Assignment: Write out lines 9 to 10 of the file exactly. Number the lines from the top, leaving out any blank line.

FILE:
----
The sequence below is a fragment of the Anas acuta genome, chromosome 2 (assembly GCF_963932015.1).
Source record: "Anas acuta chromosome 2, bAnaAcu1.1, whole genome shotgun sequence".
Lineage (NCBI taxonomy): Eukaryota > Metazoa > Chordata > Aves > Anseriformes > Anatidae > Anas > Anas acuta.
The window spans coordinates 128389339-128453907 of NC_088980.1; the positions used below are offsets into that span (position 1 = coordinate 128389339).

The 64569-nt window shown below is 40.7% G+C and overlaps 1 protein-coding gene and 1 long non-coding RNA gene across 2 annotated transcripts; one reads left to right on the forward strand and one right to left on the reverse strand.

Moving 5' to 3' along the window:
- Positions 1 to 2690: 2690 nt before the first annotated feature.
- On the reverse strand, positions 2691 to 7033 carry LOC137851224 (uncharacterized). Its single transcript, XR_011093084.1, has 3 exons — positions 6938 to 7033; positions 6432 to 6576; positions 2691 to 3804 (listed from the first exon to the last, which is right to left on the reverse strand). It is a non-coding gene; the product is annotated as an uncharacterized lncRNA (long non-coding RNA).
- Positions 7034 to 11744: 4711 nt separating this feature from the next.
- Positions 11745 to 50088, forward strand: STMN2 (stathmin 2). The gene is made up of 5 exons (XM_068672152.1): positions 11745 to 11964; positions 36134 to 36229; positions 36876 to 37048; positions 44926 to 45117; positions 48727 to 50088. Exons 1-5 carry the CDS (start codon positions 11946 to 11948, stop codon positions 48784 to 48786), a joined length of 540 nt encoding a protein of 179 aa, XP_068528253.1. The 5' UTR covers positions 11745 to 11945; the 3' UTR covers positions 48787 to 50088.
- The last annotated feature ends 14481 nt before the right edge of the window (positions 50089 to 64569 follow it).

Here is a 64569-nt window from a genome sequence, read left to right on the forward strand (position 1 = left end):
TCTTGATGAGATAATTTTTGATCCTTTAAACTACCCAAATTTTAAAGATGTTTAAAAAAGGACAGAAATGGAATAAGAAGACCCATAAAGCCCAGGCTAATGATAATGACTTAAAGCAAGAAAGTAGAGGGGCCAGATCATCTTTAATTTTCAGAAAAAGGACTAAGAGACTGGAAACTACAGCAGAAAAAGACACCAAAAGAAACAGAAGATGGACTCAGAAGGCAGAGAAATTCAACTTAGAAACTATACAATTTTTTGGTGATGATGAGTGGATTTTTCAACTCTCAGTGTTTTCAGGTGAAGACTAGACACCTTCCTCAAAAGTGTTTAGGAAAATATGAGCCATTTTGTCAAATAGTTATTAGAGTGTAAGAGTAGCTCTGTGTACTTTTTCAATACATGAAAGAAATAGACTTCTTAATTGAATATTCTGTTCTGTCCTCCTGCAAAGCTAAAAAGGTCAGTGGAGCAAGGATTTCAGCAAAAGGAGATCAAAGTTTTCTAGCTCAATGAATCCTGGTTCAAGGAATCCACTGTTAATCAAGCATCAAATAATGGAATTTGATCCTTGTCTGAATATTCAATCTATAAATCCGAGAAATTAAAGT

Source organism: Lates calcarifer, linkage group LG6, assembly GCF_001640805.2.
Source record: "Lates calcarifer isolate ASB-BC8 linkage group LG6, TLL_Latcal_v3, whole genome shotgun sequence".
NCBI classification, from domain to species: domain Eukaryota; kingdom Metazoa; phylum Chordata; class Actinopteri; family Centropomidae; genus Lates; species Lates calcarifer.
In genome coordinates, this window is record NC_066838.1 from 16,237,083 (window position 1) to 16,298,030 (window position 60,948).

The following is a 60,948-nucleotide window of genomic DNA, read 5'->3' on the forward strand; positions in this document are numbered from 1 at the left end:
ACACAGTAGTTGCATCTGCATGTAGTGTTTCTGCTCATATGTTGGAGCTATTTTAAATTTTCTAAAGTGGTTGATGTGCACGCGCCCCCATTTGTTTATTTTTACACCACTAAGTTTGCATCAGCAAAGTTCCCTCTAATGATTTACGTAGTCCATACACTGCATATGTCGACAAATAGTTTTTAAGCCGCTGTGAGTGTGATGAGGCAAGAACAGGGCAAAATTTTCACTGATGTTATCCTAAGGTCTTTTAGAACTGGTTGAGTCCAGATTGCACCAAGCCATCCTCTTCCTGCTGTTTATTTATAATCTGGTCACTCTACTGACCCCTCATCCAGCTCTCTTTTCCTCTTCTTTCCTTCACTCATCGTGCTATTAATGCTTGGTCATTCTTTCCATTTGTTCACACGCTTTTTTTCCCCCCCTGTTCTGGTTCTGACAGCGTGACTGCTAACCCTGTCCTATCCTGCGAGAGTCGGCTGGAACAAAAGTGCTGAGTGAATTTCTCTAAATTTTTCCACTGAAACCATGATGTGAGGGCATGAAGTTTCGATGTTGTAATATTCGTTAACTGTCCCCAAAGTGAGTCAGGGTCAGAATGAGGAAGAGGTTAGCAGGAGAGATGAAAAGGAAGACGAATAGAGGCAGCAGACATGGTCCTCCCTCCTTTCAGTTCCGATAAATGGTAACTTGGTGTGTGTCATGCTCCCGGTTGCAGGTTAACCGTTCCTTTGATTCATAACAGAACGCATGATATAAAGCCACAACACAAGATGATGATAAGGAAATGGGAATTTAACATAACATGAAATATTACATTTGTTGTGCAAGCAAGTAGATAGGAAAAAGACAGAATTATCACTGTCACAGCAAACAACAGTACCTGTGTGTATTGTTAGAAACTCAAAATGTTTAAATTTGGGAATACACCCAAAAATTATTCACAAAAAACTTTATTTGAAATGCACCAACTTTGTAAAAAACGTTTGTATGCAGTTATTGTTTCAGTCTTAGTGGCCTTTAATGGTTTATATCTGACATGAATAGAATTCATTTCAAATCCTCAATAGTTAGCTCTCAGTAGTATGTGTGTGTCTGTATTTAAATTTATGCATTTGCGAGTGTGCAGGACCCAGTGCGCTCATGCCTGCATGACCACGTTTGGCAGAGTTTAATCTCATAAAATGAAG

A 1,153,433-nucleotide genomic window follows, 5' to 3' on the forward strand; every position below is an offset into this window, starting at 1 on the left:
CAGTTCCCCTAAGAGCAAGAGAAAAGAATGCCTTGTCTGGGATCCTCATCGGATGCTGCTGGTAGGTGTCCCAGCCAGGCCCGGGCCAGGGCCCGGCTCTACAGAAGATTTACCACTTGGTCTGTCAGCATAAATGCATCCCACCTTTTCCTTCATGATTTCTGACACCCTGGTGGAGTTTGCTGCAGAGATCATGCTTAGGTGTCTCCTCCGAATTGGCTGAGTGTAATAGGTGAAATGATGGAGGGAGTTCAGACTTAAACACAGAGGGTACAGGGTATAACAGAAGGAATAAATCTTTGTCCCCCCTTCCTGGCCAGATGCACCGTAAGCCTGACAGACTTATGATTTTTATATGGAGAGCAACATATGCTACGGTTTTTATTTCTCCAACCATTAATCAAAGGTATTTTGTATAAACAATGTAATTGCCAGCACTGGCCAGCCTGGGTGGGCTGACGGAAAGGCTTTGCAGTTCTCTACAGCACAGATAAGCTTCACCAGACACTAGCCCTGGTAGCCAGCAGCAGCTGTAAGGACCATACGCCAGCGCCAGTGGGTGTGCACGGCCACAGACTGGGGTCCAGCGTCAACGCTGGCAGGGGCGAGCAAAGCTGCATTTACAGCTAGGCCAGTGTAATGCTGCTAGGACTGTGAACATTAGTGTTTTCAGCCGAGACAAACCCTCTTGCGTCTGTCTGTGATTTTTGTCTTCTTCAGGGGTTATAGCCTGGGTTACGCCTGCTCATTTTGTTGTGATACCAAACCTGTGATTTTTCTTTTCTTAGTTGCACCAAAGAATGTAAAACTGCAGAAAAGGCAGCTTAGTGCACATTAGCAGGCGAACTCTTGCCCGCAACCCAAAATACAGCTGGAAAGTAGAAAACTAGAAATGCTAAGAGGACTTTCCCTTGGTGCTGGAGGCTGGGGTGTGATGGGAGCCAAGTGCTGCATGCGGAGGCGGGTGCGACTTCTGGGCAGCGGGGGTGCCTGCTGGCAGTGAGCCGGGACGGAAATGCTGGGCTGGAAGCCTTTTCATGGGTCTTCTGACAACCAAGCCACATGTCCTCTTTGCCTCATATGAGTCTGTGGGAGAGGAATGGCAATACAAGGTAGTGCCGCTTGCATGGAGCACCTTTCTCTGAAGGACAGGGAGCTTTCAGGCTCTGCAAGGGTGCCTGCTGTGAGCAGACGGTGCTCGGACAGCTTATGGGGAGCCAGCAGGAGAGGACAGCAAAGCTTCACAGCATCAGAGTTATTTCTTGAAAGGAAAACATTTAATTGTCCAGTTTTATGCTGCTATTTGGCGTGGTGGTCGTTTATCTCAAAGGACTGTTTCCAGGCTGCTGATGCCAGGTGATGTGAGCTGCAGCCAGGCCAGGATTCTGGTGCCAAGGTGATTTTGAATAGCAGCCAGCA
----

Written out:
- Positions 7034 to 11744: 4711 nt separating this feature from the next.
- Positions 11745 to 50088, forward strand: STMN2 (stathmin 2). The gene is made up of 5 exons (XM_068672152.1): positions 11745 to 11964; positions 36134 to 36229; positions 36876 to 37048; positions 44926 to 45117; positions 48727 to 50088. Exons 1-5 carry the CDS (start codon positions 11946 to 11948, stop codon positions 48784 to 48786), a joined length of 540 nt encoding a protein of 179 aa, XP_068528253.1. The 5' UTR covers positions 11745 to 11945; the 3' UTR covers positions 48787 to 50088.